After spreading some Nutella over a crepe, I laid some poached pears, which I had sliced, over it and rolled it up. I piped some of the Nutella concoction over the top and sprinkled it with toasted almond slices.
As scrumptious as it was—what chocolate dish isn’t?—the pear was so delicate in flavor that the Nutella completely overwhelmed it, even with the liqueur. My tasters all agreed. I was disappointed because I really wanted this combination to work. But, alas, we have to accept it when our brilliant, amazing, fool-proof ideas don’t work.
Next, I tried my Peruvian concept. This worked out better, and having made my filling ahead of time, it was quick and easy to put together. Even the filling itself was quick and easy, and it can be refrigerated for several days. It was delicious on its own and I’m having it for lunch this week. I’ll hold off on the other dessert crepe for next time. For now, here’s my recipe for savory Peruvian Quinoa Crepes. I haven’t perfected my crepe recipe yet, so I don’t want to jump the gun and print that. For now, use any crepe recipe.
Peruvian Quinoa Crepes
1 quinoa, rinsed
2 cups vegetable broth or water
1 tablespoon olive oil
1 cup diced onion
1 cup diced red pepper
1 small chile, minced
1 cup diced potato (purple, if you can find them, or Yukon gold)
1 1/2 cup diced calabaza or butternut squash
3/4 cup diced tomato
1 teaspoon garlic powder
1 1/2 teaspoon kosher salt
1/4 cup finely chopped almonds, toasted*
1/4 cup minced cilantro
6 (10-inch) crepes (recipe to come)
1 avocado, diced
Cilantro sprigs for garnish
1. After you rinse the quinoa, drain well. Heat a medium saucepan; add the quinoa and toast over medium heat until quinoa is dry and starts to brown. Pour in the vegetable broth or water; bring to a boil. Lower the heat and simmer, covered, until liquid is absorbed, about 10 minutes. Fluff the quinoa and set aside.
2. Heat the oil in a wide skillet. Add onion, red pepper, and chile and saute until vegetables have softened. Add the potato, squash, tomato, garlic powder, and salt. Mix well and continue cooking until all vegetables are tender, about 20 minutes. Stir frequently. Mix in the almonds and cilantro and cook another 2 minutes. Remove from the heat.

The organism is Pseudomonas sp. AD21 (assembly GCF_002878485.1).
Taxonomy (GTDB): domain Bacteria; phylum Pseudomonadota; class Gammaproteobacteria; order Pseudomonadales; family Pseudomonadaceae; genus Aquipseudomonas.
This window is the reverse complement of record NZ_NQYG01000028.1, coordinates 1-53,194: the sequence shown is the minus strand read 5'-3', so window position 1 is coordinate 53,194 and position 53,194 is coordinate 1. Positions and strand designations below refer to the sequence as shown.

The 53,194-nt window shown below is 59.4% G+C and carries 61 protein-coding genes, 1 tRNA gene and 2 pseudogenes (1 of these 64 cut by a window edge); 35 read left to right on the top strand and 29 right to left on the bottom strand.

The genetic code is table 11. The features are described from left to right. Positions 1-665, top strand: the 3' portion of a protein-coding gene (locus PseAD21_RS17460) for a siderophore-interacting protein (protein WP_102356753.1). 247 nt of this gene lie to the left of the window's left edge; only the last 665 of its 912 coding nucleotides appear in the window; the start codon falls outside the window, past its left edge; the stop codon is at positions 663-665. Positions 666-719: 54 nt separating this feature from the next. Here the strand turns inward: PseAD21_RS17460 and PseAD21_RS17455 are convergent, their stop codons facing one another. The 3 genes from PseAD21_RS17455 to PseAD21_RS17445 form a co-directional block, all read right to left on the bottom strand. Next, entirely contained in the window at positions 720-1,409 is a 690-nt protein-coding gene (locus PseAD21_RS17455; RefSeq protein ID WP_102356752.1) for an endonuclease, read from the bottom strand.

3. Lay a crepe flat. Place 1 cup filling on one side of the crepe and roll it up. Place on a plate, sprinkle some paprika over it, and garnish with a few pieces of avocado and a cilantro sprig. Repeat with remaining crepes and filling.
* Spread the almonds out in a small frying pan and toast, shaking often, over medium heat until lightly browned. Or spread them out on a baking sheet and place them in a 350 degree oven for a few minutes; check frequently.
Cassoulet is a traditional French dish containing various kinds of meat and beans cooked in a casserole dish. Originally from southwestern France, cassoulet is a rich and hearty dish and is usually labor-intensive. You can take a few shortcuts for a quicker, easier cassoulet, but it will turn out rather flat. It’s meant to be a complex, savory dish and you won’t get that depth of flavor if you take shortcuts, so it’s worth taking the time to prepare each component. It’s not that complicated—you just have to be a little patient. Just taking the extra step to cook the beans alone will give a layer of flavor that you simply won’t get from canned beans.
In the U.S., cassoulet often refers to any number of bean dishes cooked in a casserole dish. The word cassoulet comes from cassole, an earthenware casserole dish in which cassoulet was first made. For a great historical account of cassoulet, visit Clifford Wright’s site HERE.
What makes this vegetarian version of cassoulet so delectable is roasting the vegetables. Roasting coaxes the sugar out of vegetables, turning them into something divine. Keep an eye on your veggies and stir them occasionally for an even browning.
What I used in this recipe is brown vegetable stock, which is wonderful to use in many dishes. It’s worth sit to spend the time making it—then just throw it in your freezer for when you need it. However, I know that time is a precious thing these days, so you’ll see that the recipe just calls for vegetable stock. The end product won’t be as rich, but it will be good.